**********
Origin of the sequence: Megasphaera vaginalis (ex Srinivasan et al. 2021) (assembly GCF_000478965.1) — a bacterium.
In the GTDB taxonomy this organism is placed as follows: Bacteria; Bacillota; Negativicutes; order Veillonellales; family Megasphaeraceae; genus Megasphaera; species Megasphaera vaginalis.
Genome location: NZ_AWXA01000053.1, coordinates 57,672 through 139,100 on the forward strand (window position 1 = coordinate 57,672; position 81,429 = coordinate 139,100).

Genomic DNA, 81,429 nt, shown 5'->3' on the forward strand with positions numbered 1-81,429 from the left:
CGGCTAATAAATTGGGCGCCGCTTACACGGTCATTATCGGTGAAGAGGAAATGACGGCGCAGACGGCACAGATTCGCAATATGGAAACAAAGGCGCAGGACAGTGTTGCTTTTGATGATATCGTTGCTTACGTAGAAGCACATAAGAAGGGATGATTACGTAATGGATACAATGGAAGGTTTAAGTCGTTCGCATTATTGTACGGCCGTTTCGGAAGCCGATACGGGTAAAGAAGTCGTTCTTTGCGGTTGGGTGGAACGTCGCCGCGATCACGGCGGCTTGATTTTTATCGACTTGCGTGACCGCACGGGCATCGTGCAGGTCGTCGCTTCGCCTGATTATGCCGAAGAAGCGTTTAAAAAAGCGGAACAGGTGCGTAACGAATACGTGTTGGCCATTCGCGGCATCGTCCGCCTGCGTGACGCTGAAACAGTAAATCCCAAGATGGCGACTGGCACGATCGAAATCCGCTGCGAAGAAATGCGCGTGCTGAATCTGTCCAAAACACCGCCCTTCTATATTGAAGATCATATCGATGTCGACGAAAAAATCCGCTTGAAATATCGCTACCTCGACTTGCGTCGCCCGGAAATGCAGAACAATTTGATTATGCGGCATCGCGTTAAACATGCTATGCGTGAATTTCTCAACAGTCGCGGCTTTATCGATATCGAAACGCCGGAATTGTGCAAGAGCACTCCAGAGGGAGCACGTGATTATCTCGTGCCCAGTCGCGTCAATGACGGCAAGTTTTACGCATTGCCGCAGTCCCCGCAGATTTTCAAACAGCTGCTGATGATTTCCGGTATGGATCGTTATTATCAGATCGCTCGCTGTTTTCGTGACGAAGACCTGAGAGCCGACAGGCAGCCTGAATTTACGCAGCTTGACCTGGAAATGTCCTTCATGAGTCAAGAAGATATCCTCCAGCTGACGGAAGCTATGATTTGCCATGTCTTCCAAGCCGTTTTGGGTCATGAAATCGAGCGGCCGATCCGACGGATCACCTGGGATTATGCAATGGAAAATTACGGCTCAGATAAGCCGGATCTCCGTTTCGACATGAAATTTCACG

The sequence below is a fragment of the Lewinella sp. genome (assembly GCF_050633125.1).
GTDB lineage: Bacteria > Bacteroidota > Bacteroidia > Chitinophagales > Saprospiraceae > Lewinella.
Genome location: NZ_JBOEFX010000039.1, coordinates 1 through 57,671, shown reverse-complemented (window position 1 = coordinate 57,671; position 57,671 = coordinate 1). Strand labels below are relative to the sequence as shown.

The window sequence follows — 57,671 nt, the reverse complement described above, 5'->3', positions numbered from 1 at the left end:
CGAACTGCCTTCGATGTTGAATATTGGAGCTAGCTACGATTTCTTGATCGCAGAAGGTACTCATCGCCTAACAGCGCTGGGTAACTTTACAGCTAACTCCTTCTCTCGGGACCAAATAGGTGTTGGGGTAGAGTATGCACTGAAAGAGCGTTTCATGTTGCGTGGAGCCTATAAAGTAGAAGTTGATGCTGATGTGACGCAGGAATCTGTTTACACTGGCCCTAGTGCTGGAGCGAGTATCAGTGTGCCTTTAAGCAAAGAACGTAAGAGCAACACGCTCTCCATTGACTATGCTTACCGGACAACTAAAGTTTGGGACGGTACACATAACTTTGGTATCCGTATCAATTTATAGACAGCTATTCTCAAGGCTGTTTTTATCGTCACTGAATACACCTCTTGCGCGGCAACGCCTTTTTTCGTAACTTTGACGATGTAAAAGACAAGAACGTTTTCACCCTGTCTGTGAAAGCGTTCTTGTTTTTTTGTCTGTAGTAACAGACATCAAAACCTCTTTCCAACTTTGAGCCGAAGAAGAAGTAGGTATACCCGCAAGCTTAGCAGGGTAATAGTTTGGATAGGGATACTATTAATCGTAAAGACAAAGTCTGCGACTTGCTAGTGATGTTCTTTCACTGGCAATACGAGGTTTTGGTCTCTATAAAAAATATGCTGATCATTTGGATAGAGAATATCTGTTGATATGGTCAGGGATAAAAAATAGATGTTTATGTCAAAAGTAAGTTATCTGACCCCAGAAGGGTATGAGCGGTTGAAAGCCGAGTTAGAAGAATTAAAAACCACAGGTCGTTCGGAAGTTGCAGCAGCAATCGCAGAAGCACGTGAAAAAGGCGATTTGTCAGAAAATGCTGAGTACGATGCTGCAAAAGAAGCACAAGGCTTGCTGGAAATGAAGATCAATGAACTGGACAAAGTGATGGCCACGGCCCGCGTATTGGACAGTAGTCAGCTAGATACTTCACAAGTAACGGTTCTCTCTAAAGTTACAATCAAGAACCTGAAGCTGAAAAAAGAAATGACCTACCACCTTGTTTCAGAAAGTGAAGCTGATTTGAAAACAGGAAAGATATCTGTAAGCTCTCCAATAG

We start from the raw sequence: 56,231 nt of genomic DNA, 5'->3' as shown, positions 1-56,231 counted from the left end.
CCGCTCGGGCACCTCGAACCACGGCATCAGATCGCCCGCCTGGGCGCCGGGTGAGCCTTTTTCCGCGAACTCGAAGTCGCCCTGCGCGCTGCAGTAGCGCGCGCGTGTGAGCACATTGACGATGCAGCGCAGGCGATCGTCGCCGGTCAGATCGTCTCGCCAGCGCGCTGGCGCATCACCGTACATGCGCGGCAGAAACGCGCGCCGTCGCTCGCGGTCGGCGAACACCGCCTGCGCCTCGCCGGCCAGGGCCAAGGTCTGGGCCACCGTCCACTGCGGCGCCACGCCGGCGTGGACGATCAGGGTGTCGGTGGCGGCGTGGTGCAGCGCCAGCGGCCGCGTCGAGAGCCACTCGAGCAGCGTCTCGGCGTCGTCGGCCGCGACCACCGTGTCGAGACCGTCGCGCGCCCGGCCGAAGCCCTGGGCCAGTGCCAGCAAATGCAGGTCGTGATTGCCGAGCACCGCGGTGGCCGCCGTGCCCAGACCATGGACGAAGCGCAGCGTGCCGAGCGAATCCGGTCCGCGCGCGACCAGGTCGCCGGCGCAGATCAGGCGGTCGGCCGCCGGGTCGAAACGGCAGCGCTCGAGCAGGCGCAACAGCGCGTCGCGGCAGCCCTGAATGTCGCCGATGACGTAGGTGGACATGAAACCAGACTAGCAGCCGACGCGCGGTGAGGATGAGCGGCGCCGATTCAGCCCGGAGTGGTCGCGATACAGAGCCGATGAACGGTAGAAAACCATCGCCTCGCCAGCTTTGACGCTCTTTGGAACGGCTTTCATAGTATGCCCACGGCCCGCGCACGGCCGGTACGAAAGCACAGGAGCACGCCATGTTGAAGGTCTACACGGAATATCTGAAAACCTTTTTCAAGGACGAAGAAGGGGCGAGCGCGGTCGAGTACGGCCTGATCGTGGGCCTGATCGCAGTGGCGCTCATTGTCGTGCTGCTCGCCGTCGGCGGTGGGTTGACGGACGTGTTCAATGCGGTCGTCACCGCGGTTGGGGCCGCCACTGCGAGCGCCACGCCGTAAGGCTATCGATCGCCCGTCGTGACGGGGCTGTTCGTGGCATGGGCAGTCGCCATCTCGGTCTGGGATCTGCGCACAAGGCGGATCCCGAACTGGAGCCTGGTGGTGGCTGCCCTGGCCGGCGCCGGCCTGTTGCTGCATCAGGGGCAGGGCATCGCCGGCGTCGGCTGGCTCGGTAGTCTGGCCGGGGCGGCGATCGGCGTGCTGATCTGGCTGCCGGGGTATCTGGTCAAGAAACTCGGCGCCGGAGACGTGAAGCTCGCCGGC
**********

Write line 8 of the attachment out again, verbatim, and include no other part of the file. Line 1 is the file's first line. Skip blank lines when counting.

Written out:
Genome location: NZ_JBOEFX010000039.1, coordinates 1 through 57,671, shown reverse-complemented (window position 1 = coordinate 57,671; position 57,671 = coordinate 1). Strand labels below are relative to the sequence as shown.